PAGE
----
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competitors in that category. do you like them as well or is lulu a special situation? >> sure. i would say there's no shortage of competition, right. you certainly have the well-capitalized players, nikes, under armours, adidas, and you have the others that are less innovative an sort of more me-to product that had to move product through discounting. i think lulu competes well with the large wholesalers, nike and under armour. i think they have a little uniq unique niche in that they're controlling their customer experience. nike and under armour are at the mercy of retail partners. i feel like they've been able to withstand, you know, tons of competition coming in the last couple of years, and, again, it has not held back their sales, and it has not held back their ability to raise prices over the last 12 to 18 months. >> yeah, david, kind of the same question to you. would you avoid the whole
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athleisure now -- >> i think a lot of the stocks were overheating. not too long you asked me to compare nike and under armour and a similar situation with lulu's and sketchers. at the time under armour had a sketchy value asian. now that athleisure is hot you will see more capital poured into the space from nike and under armours. they don't have to spend money taking risk in new spaces until they know they're going to be solid. vertical integration can be a real hamstring for profit growth because there's a lot of capital build r bit into the stores nike and under armour don't have to worry about. they can focus on creating distribution without the capital that goes into inventory on she was and those things. >> good stuff. morry, david, thank you both. appreciate your thoughts. >> thank you. >> thank you. >> and you will have those numbers from lululemon coming up. >> in a couple of minutes here. >> we have the closing countdown coming your way in a moment.
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>> after the bell, we have artificial intelligence replacing stock pickers, rapid decline in market research and some say it looks like wall street is broken. can it be fixed? you're watching cnbc, first in business worldwide. ♪ say hello to at&t's best, unlimited data deal ever. it's a total game-changer. so now the whole family can binge,..., shop, navigate, listen, game, stream and more. all without the hassle of worrying about overages... ...or running out of data. it's less than $40 per line per month with 4 lines.
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we have two-and-a-half minutes left in the trading session here. let's start not with the stock market today. let's start with oil. this big rally that we saw that still only takes wti still below $50 a barrel but up to 49 and change here after the inventory data came out showing a smaller bill than what had been anticipated. under ordinary circumstances what would happen, you would see the stock market follow suit, and that didn't happen. that's an interesting change in correlation between those markets. steve grasser was talking about that an hour ago, and it is something to keep an eye on. the other thing interesting about all of this, you would think the potential inflationary implications of a rise in oil, if we're going the see this continue, would be that interest rates would go higher, and that's still not happening as well. the yield on the ten-year down to 2.38%. so bob pesani, i think the market is telling us they don't think the rally in oil here is long -- is going to continue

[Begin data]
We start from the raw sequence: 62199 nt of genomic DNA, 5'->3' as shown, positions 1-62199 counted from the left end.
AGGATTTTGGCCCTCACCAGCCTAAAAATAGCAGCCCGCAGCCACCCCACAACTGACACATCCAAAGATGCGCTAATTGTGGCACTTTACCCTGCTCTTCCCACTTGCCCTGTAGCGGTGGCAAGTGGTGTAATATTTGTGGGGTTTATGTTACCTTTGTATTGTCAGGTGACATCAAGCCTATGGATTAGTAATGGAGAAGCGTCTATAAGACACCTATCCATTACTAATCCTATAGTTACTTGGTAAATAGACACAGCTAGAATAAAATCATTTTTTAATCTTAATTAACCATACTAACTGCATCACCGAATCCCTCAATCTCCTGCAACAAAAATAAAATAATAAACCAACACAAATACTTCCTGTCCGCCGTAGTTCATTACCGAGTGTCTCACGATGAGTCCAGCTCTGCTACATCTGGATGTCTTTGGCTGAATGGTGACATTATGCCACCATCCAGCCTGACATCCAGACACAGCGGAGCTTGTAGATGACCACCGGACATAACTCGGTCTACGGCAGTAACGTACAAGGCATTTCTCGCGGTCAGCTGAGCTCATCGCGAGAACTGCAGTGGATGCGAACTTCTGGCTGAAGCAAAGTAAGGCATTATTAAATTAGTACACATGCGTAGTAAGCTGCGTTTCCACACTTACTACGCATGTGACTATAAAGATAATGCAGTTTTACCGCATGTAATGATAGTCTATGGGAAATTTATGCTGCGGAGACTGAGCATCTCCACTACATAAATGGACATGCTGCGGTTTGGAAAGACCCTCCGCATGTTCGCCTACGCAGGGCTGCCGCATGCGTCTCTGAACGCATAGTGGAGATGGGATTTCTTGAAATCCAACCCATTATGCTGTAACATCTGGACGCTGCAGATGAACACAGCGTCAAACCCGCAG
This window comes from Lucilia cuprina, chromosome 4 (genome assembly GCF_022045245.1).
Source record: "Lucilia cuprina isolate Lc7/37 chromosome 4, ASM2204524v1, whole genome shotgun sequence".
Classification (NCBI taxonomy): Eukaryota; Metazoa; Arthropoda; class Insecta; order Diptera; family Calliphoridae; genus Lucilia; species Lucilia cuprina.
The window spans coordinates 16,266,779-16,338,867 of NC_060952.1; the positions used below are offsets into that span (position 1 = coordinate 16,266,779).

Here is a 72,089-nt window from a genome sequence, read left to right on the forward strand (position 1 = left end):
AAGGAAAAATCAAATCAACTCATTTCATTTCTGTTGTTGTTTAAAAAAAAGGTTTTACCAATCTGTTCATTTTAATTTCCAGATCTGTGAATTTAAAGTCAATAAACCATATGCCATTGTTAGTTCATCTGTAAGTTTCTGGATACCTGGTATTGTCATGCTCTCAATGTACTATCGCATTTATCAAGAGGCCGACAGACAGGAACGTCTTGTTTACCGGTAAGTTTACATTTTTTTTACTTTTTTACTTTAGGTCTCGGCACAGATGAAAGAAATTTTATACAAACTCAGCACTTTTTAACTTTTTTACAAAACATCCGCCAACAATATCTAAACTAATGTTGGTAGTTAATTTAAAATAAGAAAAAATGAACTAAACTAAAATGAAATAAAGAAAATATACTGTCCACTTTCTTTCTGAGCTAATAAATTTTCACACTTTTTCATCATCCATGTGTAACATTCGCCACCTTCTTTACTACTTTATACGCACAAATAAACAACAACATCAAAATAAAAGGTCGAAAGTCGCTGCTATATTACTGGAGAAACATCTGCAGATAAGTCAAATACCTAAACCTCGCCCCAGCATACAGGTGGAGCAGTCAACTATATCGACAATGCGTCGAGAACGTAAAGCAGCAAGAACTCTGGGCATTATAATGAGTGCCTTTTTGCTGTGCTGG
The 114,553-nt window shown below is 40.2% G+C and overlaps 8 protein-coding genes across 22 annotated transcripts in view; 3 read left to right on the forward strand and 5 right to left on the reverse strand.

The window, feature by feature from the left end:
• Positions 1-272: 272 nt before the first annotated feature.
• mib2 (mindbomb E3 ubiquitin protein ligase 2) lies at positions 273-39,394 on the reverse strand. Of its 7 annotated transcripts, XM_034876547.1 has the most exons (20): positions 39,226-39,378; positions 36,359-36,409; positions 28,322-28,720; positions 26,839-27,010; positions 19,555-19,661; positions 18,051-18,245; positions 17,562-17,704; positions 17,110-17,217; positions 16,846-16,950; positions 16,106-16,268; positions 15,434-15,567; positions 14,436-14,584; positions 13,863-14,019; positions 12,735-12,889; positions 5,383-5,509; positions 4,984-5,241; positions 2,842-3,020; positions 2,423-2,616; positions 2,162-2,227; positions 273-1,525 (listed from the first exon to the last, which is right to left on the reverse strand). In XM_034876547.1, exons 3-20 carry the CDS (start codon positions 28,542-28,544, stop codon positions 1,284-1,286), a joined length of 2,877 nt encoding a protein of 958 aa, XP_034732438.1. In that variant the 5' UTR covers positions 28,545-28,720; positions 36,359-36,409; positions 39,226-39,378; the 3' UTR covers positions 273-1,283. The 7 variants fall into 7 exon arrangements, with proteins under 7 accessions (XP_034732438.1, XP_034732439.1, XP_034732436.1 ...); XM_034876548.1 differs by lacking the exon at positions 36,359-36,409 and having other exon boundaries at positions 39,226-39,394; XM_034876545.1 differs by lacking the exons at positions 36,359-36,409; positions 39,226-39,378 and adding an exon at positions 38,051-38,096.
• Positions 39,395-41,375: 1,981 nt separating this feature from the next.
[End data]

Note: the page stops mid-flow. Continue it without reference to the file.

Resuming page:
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here. >> going to continue he tried to say. well, we have chevron up today. that's helping the markets. it is kind of a strange day because it is two-to-one advancing declining stocks but the market is generally slightly do the down side, the dow is, about evenly split between advancing and declining stocks. i would say it is an indeterm gnat day. i was waiting for a trend to develop. half are on up the side, half on the down soid. we had have a below normal line for probably the sixth day, probably three billion across the new york stock exchange platform. normally we get about 3.6 billion. the good news is nobody is dumping stock or selling stock, but the bad news is there's not a lot of buying enthusiasm out tlchlt we're still looking for some kind of clear trend. i would say intermediate trend, the trend for many stocks remains on the upside. a few like energy and bank stocks i would say are in a modest down trend trying to find a bottom right now.